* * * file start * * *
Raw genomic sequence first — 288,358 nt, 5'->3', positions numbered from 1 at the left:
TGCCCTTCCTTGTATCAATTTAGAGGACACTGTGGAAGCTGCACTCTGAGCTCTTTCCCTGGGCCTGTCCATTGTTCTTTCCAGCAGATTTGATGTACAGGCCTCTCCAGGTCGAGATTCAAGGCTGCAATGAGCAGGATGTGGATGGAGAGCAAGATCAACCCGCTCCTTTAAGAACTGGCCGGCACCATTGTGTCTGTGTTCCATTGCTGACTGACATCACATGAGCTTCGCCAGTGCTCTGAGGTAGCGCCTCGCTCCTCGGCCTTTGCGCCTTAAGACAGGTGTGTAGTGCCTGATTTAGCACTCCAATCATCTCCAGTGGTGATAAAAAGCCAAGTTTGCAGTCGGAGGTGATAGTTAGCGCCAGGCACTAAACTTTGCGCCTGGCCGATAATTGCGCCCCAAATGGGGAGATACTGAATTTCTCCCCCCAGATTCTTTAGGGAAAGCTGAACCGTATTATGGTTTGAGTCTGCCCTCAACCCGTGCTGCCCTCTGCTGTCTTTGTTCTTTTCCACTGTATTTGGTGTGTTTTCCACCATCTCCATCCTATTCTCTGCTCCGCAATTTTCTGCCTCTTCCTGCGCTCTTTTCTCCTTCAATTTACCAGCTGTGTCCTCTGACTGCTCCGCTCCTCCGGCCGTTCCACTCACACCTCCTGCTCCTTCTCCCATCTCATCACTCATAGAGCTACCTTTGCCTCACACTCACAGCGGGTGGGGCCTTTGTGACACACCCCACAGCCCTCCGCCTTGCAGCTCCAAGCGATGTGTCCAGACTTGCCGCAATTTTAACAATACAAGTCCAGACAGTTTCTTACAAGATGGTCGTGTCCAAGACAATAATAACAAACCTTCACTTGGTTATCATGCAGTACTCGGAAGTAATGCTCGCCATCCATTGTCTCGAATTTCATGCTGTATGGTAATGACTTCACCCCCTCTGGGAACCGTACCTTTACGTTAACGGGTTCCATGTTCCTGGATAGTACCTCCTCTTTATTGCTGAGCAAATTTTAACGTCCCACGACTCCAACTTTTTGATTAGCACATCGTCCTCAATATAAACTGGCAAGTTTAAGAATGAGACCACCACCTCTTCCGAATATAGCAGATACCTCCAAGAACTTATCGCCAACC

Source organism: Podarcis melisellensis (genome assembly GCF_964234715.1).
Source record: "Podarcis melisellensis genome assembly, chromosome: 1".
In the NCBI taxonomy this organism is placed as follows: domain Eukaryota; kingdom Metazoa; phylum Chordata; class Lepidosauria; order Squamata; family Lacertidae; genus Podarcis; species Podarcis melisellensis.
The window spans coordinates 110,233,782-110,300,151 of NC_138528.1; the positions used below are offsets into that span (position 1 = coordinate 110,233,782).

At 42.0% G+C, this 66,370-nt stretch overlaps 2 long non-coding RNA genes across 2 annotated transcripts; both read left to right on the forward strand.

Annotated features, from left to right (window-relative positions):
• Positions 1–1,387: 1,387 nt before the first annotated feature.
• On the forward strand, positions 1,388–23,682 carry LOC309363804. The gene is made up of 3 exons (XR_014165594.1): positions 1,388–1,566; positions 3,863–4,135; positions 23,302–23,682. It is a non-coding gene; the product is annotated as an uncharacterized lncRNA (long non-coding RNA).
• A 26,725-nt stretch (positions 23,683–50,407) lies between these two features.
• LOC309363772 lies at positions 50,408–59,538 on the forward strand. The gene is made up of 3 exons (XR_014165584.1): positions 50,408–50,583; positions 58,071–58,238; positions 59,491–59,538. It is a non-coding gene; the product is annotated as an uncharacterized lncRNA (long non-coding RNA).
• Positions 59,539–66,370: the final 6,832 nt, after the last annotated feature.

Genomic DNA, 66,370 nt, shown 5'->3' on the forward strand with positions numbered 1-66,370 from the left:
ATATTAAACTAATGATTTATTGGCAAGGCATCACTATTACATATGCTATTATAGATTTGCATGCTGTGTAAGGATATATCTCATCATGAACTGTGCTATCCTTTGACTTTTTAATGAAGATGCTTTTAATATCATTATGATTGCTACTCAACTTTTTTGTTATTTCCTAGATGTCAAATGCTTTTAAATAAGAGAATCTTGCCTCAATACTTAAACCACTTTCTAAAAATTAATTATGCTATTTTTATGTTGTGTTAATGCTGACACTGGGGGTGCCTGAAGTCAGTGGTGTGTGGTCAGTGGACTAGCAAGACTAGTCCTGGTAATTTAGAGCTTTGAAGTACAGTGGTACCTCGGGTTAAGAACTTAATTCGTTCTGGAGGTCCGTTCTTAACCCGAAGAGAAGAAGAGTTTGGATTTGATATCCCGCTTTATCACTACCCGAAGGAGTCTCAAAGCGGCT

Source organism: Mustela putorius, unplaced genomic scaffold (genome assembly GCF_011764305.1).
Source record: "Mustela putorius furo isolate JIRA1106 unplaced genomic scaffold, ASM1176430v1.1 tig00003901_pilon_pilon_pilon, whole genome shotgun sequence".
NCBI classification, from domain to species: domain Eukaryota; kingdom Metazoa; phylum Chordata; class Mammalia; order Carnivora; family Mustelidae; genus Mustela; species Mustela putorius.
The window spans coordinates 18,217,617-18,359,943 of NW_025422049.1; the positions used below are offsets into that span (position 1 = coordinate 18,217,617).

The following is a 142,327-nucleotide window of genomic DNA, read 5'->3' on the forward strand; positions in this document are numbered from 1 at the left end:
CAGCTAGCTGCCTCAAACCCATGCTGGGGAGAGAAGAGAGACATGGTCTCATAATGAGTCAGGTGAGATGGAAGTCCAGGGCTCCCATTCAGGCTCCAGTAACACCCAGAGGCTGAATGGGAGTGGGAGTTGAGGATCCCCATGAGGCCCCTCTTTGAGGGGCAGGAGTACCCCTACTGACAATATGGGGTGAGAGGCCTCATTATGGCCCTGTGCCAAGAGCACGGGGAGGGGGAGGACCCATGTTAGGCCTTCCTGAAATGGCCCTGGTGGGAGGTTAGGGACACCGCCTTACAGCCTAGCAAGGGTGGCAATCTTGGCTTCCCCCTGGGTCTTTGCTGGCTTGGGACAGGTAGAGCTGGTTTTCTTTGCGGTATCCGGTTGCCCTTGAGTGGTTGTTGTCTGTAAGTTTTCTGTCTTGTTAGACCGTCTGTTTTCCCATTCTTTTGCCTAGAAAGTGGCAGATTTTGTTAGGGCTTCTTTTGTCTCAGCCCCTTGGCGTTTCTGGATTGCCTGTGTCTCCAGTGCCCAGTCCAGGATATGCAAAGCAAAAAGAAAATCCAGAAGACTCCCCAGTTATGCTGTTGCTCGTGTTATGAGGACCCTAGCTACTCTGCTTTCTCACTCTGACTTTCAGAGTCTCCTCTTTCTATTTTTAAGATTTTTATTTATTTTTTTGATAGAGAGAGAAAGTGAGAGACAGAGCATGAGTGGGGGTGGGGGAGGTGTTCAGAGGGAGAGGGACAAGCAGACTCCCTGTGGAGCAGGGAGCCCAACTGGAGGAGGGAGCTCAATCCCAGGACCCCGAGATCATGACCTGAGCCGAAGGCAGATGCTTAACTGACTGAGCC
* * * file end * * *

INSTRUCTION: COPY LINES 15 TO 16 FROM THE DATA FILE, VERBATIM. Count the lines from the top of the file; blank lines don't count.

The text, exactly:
ATATTAAACTAATGATTTATTGGCAAGGCATCACTATTACATATGCTATTATAGATTTGCATGCTGTGTAAGGATATATCTCATCATGAACTGTGCTATCCTTTGACTTTTTAATGAAGATGCTTTTAATATCATTATGATTGCTACTCAACTTTTTTGTTATTTCCTAGATGTCAAATGCTTTTAAATAAGAGAATCTTGCCTCAATACTTAAACCACTTTCTAAAAATTAATTATGCTATTTTTATGTTGTGTTAATGCTGACACTGGGGGTGCCTGAAGTCAGTGGTGTGTGGTCAGTGGACTAGCAAGACTAGTCCTGGTAATTTAGAGCTTTGAAGTACAGTGGTACCTCGGGTTAAGAACTTAATTCGTTCTGGAGGTCCGTTCTTAACCCGAAGAGAAGAAGAGTTTGGATTTGATATCCCGCTTTATCACTACCCGAAGGAGTCTCAAAGCGGCT

Source organism: Mustela putorius, unplaced genomic scaffold (genome assembly GCF_011764305.1).